NHRA and Tracking Operations

On November 1, In-N-Out Burger has become the title sponsor of the equally iconic Pomona, California, Rally and NHRA Finals.

The move shatters rumors that the 70-year-old track will be a repeat of Atlanta Motor Speedway, Houston Speedway Park, Virginia Motorsports Park and Old Bridge (NJ) Township Speedway Park — all of which Both have been off the NHRA schedule since 2018. Arizona’s Wild Horse Pass Motorsports Park will host its final race in February.

However, the Route 66 track in Joliet, Illinois will return to the schedule next season after a two-year absence.

Perhaps more importantly, the NHRA announcement cemented the sport’s footprint in Southern California. Combined with the same day’s announcement that NHRA had signed a multi-year extension with the Los Angeles County Fairgrounds, at least until the 2033 season, the turn of fortune was truly ecstatic.

With five of the 19 national venues sure to disappear from the schedule over the past five years, the NHRA will lose about 25 percent of its tracks. So the multiyear deals with Fairplex and In-N-Out Burger represent a push back against broader problems.

It’s the kind of policy the Environmental Protection Agency is trying to enact that could disrupt traditional American recreation, which could create thousands of jobs and support a robust $2 billion market.

On the eve of testifying before the U.S. Senate Environment and Public Works Committee in September. On August 7, Top Fuel racer and team owner Antron Brown made an impassioned argument about the urgency to protect motorsports by advocating for the passage of the Recognition of Motorsports Protections Act.

“SEMA, and all of the PRI members and PRI employees, they’ve been fighting the RPM Act for the past six years,” Brown said. “A lot of people don’t even know what’s going on behind the scenes. EPA, they have the Clean Air Act, they have a lot of cases where they step in and go over their borders and stop people from wanting to modify standard race cars, motorcycles, cars so they can It is possible to continue racing on a closed track like we did.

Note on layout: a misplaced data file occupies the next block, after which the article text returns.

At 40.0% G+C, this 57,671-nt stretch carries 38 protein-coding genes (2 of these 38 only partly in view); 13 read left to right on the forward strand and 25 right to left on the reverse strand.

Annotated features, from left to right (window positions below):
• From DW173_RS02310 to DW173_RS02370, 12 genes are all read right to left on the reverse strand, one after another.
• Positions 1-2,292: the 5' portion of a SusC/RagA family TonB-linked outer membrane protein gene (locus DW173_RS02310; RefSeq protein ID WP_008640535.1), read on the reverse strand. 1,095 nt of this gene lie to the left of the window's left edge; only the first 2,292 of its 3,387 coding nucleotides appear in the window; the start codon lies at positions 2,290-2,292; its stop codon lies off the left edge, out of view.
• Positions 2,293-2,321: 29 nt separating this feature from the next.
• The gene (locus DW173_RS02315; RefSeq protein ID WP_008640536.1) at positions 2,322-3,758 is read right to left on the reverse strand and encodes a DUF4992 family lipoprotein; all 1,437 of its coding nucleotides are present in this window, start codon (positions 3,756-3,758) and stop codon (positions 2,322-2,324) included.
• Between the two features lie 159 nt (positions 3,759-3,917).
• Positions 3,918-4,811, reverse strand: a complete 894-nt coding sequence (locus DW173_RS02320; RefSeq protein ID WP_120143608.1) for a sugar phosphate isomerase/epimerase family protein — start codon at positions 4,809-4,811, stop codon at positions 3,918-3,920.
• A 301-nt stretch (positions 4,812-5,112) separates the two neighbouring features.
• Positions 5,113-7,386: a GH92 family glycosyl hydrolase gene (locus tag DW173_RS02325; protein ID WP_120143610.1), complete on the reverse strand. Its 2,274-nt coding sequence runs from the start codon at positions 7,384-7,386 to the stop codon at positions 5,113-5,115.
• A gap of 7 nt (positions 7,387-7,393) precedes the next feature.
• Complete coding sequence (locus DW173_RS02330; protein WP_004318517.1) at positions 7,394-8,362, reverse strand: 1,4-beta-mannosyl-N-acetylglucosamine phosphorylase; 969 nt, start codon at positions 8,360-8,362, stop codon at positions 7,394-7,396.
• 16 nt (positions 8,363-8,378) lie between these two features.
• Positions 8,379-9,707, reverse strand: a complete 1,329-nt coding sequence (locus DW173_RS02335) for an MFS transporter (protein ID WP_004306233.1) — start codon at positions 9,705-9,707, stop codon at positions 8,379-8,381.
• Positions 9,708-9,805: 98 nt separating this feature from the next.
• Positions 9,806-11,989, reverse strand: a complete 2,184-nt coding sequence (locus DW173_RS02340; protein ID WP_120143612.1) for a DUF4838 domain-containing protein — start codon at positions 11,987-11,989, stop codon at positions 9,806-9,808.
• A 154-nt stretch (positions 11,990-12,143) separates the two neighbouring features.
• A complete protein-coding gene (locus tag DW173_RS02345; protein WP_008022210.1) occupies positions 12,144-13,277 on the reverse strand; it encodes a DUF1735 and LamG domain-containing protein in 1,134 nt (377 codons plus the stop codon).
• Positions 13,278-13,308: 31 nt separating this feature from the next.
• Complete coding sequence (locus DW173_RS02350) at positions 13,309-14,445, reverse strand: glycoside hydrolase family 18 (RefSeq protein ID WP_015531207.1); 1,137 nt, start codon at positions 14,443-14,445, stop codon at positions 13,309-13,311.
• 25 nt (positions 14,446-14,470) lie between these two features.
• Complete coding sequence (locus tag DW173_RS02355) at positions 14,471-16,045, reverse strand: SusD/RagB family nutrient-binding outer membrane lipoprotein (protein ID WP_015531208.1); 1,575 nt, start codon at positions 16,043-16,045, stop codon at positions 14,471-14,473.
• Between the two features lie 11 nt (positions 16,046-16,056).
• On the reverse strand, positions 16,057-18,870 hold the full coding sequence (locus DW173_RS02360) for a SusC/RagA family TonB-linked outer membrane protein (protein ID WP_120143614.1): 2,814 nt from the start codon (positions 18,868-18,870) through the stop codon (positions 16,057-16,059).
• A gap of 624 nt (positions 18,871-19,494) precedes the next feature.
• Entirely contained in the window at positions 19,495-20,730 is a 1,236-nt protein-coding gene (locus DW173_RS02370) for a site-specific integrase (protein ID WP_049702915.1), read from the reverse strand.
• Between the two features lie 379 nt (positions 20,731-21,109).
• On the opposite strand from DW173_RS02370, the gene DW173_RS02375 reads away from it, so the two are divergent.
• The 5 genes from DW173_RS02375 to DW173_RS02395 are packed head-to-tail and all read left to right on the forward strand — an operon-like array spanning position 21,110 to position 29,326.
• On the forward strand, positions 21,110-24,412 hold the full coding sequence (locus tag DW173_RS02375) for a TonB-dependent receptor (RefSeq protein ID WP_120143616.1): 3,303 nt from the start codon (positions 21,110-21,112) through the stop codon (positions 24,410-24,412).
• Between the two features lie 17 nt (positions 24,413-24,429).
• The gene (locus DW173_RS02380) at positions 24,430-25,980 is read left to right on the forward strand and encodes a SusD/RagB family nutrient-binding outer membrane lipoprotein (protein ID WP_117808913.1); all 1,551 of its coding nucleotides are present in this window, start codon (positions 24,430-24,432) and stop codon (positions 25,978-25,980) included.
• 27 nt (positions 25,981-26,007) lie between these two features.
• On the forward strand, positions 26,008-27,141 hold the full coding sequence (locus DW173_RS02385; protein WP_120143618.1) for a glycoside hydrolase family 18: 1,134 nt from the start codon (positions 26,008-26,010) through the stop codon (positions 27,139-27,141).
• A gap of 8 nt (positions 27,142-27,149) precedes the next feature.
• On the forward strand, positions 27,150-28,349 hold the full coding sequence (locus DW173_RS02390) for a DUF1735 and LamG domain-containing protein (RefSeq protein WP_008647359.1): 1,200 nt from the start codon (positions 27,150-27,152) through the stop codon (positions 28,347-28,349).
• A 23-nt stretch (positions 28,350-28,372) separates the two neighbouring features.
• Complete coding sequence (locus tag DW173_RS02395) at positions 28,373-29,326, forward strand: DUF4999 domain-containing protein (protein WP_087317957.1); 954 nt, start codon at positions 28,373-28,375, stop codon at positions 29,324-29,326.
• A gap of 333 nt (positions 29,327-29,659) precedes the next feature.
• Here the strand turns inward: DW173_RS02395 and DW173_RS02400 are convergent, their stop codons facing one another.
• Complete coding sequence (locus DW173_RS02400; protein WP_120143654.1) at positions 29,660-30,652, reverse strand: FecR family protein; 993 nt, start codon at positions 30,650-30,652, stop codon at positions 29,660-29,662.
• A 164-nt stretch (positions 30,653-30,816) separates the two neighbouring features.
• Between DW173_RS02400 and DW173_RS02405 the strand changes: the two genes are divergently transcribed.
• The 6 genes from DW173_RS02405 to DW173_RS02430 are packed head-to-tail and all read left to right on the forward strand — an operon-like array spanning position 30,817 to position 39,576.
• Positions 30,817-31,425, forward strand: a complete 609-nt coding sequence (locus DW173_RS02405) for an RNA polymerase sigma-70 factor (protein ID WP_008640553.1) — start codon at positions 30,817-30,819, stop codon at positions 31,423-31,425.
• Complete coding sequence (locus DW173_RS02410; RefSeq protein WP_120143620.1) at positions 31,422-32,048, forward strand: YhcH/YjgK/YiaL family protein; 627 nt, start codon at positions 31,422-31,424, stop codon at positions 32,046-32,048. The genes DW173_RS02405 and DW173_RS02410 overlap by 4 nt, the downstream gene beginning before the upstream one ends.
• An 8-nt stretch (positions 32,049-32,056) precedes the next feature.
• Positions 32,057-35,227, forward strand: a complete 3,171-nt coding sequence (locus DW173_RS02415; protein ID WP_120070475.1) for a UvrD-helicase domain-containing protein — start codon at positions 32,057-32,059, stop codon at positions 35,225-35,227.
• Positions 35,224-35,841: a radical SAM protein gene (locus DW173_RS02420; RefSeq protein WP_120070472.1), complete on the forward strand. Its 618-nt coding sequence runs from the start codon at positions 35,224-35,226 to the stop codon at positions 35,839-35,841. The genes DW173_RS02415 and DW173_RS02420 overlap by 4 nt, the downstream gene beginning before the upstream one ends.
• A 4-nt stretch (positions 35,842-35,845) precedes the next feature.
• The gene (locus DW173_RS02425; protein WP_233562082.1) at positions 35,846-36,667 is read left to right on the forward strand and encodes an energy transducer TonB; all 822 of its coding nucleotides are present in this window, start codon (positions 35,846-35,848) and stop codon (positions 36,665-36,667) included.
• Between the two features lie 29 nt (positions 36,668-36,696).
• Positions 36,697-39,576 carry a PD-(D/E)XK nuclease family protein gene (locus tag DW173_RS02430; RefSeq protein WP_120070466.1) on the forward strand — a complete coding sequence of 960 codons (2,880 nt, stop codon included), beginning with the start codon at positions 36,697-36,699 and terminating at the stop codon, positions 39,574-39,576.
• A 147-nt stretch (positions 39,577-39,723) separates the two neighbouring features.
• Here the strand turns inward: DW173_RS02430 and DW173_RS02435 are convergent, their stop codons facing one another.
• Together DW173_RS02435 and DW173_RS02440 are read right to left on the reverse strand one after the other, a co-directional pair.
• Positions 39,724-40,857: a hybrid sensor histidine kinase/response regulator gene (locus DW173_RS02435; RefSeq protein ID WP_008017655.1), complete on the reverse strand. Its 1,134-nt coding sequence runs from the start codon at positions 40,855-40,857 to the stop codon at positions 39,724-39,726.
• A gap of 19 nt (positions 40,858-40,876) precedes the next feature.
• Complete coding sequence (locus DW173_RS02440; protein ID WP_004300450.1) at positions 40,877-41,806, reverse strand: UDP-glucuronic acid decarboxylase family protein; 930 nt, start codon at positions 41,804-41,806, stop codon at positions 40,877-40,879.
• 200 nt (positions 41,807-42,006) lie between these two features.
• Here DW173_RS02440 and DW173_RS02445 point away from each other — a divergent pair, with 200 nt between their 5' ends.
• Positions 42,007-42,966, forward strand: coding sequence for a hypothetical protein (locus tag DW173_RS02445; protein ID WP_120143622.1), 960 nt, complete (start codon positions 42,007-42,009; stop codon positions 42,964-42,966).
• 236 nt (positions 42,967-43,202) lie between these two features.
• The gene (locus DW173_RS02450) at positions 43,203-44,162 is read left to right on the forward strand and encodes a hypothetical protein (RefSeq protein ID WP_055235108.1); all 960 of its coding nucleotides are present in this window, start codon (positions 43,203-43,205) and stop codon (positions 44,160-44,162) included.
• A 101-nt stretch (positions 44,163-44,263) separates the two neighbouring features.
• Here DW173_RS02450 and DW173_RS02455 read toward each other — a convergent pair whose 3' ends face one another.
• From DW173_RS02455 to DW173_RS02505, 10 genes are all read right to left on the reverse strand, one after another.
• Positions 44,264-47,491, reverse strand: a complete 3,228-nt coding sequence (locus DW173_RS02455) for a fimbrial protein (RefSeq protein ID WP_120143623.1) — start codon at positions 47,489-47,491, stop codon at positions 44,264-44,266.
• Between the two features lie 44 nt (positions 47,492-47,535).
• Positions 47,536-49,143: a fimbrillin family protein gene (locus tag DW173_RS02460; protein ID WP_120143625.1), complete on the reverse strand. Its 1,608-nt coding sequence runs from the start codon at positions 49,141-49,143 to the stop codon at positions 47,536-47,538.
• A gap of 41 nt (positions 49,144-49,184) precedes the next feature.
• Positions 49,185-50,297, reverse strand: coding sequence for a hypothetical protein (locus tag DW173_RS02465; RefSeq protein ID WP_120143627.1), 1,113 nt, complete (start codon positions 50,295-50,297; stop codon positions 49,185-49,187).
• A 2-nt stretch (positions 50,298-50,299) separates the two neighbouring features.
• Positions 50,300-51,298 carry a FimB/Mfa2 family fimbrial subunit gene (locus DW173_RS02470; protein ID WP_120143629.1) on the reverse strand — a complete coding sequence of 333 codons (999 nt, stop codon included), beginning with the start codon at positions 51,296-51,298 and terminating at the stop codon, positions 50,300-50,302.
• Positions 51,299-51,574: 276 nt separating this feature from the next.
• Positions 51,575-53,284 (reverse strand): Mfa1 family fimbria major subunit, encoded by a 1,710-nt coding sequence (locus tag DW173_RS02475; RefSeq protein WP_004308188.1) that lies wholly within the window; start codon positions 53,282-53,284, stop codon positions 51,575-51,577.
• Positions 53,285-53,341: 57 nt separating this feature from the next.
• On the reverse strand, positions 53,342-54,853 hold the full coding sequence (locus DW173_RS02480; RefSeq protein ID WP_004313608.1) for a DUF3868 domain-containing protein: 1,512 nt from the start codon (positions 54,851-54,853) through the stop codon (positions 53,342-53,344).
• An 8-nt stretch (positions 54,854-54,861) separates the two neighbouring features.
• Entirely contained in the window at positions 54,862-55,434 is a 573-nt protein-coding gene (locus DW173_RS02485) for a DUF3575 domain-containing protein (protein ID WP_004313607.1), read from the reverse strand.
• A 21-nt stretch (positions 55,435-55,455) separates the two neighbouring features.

“Going from Erica Enders in Junior Dragsters to Pro Stock champion, if we can pass, the RPM Act will protect that,” Brown pointed out. “Without it, this kid from New Jersey has to convert his GXR 1100 and turn it from a street bike to a trail bike…if I can’t do that and race at the Atco Dragway in Englishtown, Delaware With all the drag strips in and around Cecil County, State, I wouldn’t be here today as a professional drag racer.

“I think it’s really important for our children and grandchildren because that’s how you can do it at an affordable level. That’s what it’s all about. It’s just educating them, getting the bill on Capitol Hill Everyone here understands what we do.”

PRI officials described the RPM Act of 2021 (HR 3281/S.2736) as “commonsense, bipartisan legislation designed to protect the right of Americans to convert street vehicles Racing drivers are able to compete. The act clarifies that it is legal to make emission-related modifications to street vehicles in order to convert them into race cars exclusively for competition. It also confirms the legality of producing, selling and installing racing equipment .”

It said, “The RPM Act overturns EPA’s interpretation that the Clean Air Act does not permit the conversion of motor vehicles designed for street use — including cars, trucks, or motorcycles — into purpose-built race cars.”

While it might seem like a leap of hyperbole to say that the NHRA’s In-N-Out Burger announcement has neutralized the threat from the EPA, it’s not. The connections are there—in the fight to preserve long-term business (the fabled Pomona drag strip will turn 70 in 2023, and the In-N-Out Burger will celebrate its 75th anniversary) and American heritage.